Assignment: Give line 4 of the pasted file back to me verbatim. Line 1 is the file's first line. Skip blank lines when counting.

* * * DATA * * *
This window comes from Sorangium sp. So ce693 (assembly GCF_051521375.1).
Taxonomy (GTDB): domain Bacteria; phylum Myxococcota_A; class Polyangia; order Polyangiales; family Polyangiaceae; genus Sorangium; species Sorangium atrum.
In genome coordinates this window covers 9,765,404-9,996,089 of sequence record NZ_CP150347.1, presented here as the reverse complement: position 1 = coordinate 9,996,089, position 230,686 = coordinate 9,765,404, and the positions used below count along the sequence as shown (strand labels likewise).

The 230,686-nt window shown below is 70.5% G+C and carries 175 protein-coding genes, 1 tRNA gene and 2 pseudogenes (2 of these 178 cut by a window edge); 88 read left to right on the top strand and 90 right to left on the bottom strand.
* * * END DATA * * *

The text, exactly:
The 230,686-nt window shown below is 70.5% G+C and carries 175 protein-coding genes, 1 tRNA gene and 2 pseudogenes (2 of these 178 cut by a window edge); 88 read left to right on the top strand and 90 right to left on the bottom strand.